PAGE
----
Celebrating our freedom to worship

The following article, written by Seeta Persad, appears in the Trinidad and Tobago Newsday, March 30, 2012.

The nation today celebrates, with a public holiday, the collective right of the people to freely worship in the religion of their choice, and specifically the struggle and eventual victory of the Spiritual and Shouter Baptist community to secure that right for themselves.

It was in 1996 that the Government granted a public holiday, called Spiritual Baptist/Shouter Liberation Day, in commemoration of the repeal of the prohibition act, which had prevented Spiritual and Shouter Baptists from openly practicing their religion. Trinidad and Tobago remains the only country globally that celebrates a public holiday for those following the Spiritual Baptist faith.

The doors of the Holy Faith Spiritual Baptist Tabernacle in La Horquetta will be opened for the entire day today as the faithful unite for a day of worship.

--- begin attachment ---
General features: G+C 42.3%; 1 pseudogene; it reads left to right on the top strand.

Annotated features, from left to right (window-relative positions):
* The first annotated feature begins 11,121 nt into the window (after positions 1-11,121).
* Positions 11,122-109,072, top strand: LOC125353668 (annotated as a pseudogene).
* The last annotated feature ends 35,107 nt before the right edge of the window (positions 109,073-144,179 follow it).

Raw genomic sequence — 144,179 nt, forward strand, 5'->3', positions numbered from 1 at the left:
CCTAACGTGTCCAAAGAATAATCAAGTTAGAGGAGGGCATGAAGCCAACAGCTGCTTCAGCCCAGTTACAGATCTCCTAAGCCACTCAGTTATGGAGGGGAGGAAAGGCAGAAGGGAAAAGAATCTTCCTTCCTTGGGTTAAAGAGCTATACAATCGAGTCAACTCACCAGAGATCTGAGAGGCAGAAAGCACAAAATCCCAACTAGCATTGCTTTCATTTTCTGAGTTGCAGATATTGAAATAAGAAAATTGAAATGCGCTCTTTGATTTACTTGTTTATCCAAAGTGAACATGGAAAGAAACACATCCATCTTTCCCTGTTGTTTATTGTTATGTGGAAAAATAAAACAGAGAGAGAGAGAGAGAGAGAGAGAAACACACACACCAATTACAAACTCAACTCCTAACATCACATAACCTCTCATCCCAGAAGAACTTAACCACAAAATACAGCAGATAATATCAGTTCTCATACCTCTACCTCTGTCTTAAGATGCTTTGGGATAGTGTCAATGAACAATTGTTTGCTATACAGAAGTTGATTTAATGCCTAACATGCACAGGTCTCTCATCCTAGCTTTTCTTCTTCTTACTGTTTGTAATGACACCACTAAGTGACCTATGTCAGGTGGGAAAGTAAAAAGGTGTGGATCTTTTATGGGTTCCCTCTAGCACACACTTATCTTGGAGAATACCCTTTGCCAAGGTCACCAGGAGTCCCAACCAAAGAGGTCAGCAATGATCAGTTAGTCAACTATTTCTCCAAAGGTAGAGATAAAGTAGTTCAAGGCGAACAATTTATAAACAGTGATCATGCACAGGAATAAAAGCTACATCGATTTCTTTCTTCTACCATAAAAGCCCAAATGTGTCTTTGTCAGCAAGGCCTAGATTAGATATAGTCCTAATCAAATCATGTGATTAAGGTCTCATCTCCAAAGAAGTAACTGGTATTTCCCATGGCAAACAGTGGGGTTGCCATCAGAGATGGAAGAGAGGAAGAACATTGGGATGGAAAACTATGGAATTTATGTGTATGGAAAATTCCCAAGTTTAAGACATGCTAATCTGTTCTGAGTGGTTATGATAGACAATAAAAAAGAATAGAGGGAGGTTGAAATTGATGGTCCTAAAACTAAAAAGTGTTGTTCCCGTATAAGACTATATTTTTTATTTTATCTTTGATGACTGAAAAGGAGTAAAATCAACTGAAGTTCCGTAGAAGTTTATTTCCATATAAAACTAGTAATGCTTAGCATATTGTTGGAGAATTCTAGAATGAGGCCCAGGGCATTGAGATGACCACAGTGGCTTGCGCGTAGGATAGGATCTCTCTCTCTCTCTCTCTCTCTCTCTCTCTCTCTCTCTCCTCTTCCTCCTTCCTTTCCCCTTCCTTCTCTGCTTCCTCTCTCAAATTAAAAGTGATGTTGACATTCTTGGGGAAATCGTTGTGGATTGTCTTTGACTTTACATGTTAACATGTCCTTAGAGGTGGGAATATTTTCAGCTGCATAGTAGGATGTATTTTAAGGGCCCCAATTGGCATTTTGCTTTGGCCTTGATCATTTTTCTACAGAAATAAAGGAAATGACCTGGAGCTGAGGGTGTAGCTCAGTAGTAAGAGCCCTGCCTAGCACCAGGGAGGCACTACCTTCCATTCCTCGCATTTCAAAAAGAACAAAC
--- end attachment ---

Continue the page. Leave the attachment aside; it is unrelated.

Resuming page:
Other Baptist churches that will be marking this Holiday with prayer include Garazin Shouter and Baptist Church Ltd of Sangre Grande, Baptist Church Centre in Princes Town, Beth’aleel Fundamental Baptist Church in San Fernando, Bon Air Full Gospel Baptist Church in Mausica, Dickson’s Memorial Baptist Church in San Fernando, First Baptist Church in San Fernando, Monte Grande Baptist Church in St Augustine, Mount Hope Spiritual Baptist Church in Port-of-Spain, Mt Pisgah Spiritual Baptist Church in Santa Rosa.

According to author Hazel Ann Gibbs De Peza, who is a practising Shouter Baptist, the Spiritual Baptist Faith is the name given to the Christian religious group emerging among the Africans in the 19th century in Trinidad. In 1917 the group was outlawed by the Shouter Prohibition Ordinance against its mode of worship which was considered “too noisy” and “too African” and therefore uncivilised and unacceptable. It suffered legal persecution and prosecution until the ordinance was repealed in 1951.

For the original report: Celebrating our freedom to worship: Trinidad and Tobago’s Newsday